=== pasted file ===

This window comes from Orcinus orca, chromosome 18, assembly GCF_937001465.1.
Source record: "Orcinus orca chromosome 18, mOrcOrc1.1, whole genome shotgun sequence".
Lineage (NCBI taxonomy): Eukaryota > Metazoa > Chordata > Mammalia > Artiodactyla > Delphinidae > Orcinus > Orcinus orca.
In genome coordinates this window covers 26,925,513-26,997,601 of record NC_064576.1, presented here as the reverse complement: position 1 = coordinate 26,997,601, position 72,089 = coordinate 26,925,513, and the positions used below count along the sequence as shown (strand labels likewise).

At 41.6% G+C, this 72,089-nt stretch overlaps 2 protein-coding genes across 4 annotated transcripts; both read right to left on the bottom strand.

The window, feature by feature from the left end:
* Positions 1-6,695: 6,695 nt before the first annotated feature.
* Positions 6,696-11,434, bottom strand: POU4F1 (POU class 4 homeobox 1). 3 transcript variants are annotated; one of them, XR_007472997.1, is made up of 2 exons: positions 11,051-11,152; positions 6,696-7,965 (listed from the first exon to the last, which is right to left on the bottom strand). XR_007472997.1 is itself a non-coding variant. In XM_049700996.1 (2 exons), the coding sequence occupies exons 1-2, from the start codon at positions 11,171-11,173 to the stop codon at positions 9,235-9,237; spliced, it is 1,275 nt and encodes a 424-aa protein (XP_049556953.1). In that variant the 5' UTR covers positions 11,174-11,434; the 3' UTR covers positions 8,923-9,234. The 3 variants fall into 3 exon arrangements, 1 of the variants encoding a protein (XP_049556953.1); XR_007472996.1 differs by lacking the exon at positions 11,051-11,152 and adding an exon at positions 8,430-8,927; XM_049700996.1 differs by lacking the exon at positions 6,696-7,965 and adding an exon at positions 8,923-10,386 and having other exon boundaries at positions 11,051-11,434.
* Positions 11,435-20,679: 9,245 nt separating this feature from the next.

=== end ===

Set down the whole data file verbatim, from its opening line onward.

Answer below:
This window comes from Orcinus orca, chromosome 18, assembly GCF_937001465.1.
Source record: "Orcinus orca chromosome 18, mOrcOrc1.1, whole genome shotgun sequence".
Lineage (NCBI taxonomy): Eukaryota > Metazoa > Chordata > Mammalia > Artiodactyla > Delphinidae > Orcinus > Orcinus orca.
In genome coordinates this window covers 26,925,513-26,997,601 of record NC_064576.1, presented here as the reverse complement: position 1 = coordinate 26,997,601, position 72,089 = coordinate 26,925,513, and the positions used below count along the sequence as shown (strand labels likewise).

At 41.6% G+C, this 72,089-nt stretch overlaps 2 protein-coding genes across 4 annotated transcripts; both read right to left on the bottom strand.

The window, feature by feature from the left end:
* Positions 1-6,695: 6,695 nt before the first annotated feature.
* Positions 6,696-11,434, bottom strand: POU4F1 (POU class 4 homeobox 1). 3 transcript variants are annotated; one of them, XR_007472997.1, is made up of 2 exons: positions 11,051-11,152; positions 6,696-7,965 (listed from the first exon to the last, which is right to left on the bottom strand). XR_007472997.1 is itself a non-coding variant. In XM_049700996.1 (2 exons), the coding sequence occupies exons 1-2, from the start codon at positions 11,171-11,173 to the stop codon at positions 9,235-9,237; spliced, it is 1,275 nt and encodes a 424-aa protein (XP_049556953.1). In that variant the 5' UTR covers positions 11,174-11,434; the 3' UTR covers positions 8,923-9,234. The 3 variants fall into 3 exon arrangements, 1 of the variants encoding a protein (XP_049556953.1); XR_007472996.1 differs by lacking the exon at positions 11,051-11,152 and adding an exon at positions 8,430-8,927; XM_049700996.1 differs by lacking the exon at positions 6,696-7,965 and adding an exon at positions 8,923-10,386 and having other exon boundaries at positions 11,051-11,434.
* Positions 11,435-20,679: 9,245 nt separating this feature from the next.